A recent ad on Italian TV said, ‘If Italy was a house, Emilia-Romagna would be the kitchen.’ Many Italians from other regions might throw up their hands in horror and rightly say, ‘but we have an amazing cuisine too!’ However, this demonstrates the reputation that Emilia-Romagna—the capital of which is Bologna—has as the foodie region of Italy.
I might correct the ad to ‘If Italy was a house, Emilia-Romagna would be the larder …’ because with one or two exceptions the fame of Emilia-Romagna is not for dishes but for several ingredients and products now considered essential to Italian cuisine in general. This list would include: Aceto Balsamico di Modena (balsamic vinegar), Prosciutto di Parma (Parma ham), Mortadella, and the indispensable Parmigiano Reggiano (Parmesan cheese).
I recently spent a weekend in Bologna and decided to put together this guide to the city, focusing on its food but also history and art. If you’ve never been and are looking for an Italian city-break destination, I would highly recommend it.
Bologna la dotta … or rossa … or grassa?
Founded in the second century BC as Roman Bononia, Bologna has played an important part in Italian history every since. In the middle ages it became an important seat of learning and it’s university, traditionally founded in 1088, is considered to be the oldest in Europe. Shortly after the university’s founding, Bologna managed to establish itself as an independent city state, ruled over the years by several noble families most notably the Pepoli and Bentivoglio. Medieval Bologna had a reputation for freedom and equality, having abolished serfdom and slavery and also allowing women a higher status than in most European cities. At this point Bologna became a centre for art with many notable artists playing important roles in the Italian renaissance.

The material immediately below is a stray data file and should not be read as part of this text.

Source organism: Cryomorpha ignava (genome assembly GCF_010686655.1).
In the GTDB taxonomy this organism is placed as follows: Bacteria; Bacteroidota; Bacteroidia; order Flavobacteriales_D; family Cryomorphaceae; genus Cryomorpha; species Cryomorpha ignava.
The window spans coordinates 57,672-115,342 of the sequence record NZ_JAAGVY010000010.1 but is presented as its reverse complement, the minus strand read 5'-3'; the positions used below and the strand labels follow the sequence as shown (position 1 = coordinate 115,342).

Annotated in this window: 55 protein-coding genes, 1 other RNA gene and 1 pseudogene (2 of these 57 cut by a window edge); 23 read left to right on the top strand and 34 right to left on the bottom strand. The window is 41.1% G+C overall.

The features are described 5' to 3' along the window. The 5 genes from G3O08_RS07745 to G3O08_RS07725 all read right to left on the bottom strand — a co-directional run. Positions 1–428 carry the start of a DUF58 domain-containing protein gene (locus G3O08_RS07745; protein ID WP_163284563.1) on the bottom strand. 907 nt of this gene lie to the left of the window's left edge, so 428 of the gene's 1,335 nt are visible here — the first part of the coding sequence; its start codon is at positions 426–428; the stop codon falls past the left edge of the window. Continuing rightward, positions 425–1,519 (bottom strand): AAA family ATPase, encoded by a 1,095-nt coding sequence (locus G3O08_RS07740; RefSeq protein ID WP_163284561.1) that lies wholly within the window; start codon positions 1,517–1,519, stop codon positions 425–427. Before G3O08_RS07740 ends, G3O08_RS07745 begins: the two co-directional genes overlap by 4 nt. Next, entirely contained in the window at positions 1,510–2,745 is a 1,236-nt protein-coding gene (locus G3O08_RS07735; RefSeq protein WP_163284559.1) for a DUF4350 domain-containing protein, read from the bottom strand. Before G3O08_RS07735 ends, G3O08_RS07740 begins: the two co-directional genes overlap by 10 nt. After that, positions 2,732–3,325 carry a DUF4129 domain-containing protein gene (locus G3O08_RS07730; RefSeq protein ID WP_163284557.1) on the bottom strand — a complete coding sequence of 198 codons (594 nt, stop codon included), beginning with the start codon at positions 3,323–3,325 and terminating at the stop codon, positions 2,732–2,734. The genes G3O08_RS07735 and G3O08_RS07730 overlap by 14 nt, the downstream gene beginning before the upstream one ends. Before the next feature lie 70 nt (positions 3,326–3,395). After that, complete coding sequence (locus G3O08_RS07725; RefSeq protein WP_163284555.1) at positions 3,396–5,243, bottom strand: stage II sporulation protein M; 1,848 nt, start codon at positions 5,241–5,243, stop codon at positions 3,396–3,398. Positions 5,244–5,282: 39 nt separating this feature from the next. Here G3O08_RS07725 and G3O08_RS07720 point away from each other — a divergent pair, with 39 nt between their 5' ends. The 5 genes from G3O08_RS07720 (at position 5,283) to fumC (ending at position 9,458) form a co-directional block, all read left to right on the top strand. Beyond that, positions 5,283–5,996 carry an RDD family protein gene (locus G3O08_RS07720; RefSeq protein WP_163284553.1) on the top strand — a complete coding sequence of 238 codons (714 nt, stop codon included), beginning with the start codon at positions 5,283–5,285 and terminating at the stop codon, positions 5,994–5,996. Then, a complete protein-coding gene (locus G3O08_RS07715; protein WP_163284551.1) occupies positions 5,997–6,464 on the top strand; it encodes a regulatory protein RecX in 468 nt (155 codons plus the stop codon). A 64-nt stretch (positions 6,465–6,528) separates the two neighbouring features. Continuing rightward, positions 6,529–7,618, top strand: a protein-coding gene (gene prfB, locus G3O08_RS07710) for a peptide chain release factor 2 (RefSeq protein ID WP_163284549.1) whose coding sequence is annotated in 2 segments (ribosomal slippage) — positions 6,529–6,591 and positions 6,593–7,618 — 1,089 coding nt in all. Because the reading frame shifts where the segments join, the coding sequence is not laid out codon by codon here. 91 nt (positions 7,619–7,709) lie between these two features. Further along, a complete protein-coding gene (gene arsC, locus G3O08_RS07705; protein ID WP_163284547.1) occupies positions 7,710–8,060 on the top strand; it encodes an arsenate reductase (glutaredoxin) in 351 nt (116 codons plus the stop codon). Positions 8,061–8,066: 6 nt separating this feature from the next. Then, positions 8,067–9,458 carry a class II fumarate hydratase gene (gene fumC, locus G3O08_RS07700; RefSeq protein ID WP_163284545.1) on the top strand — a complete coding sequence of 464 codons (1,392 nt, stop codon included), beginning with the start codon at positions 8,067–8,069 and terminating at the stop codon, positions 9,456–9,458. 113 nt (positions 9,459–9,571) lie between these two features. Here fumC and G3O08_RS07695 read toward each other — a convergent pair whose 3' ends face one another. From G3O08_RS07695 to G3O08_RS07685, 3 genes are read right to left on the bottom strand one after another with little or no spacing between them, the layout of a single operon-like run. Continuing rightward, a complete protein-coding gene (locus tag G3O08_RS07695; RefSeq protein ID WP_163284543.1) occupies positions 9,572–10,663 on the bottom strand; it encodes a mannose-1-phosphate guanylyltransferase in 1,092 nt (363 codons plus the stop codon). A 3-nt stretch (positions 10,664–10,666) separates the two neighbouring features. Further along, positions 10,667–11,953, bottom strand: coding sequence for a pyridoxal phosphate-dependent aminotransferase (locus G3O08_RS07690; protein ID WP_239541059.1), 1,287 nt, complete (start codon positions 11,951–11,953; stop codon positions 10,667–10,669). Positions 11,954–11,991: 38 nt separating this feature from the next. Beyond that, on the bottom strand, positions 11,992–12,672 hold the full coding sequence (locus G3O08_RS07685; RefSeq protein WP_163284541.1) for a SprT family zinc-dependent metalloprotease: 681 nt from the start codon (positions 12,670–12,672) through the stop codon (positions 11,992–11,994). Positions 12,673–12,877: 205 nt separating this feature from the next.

Bolognese independence finally came to an end in 1506 when Pope Julius II conquered it and added it to the Papal States. In 1796 it was conquered again, this time by Napoleon who ruled it for a brief period until it was returned to the Pope. This remained the status quo until 1860 when it joined the states which were eventually to become the Kingdom of Italy.
In 1943, Bologna was the target of several allied air raids which did a lot of damage to the centro storico. This was mostly due to the city’s importance as a centre of the Italian railway system (Bologna Centrale is currently the fifth busiest station in Italy). The train station was also the scene of a terrorist bombing in 1980. Carried out by a neo-fascist group, 85 people lost their lives and more than 200 were injured.
Sometimes called Bologna la rossa, (Bologna the red) because of its many red-brick buildings, the city is famous for its copious colonnades which protect people walking round it from the winter rain and summer sun. It’s also known as Bologna la dotta (Bologna the educated) because of the universtiy, and Bologna la grassa (Bologna the fat) for reasons you will discover below.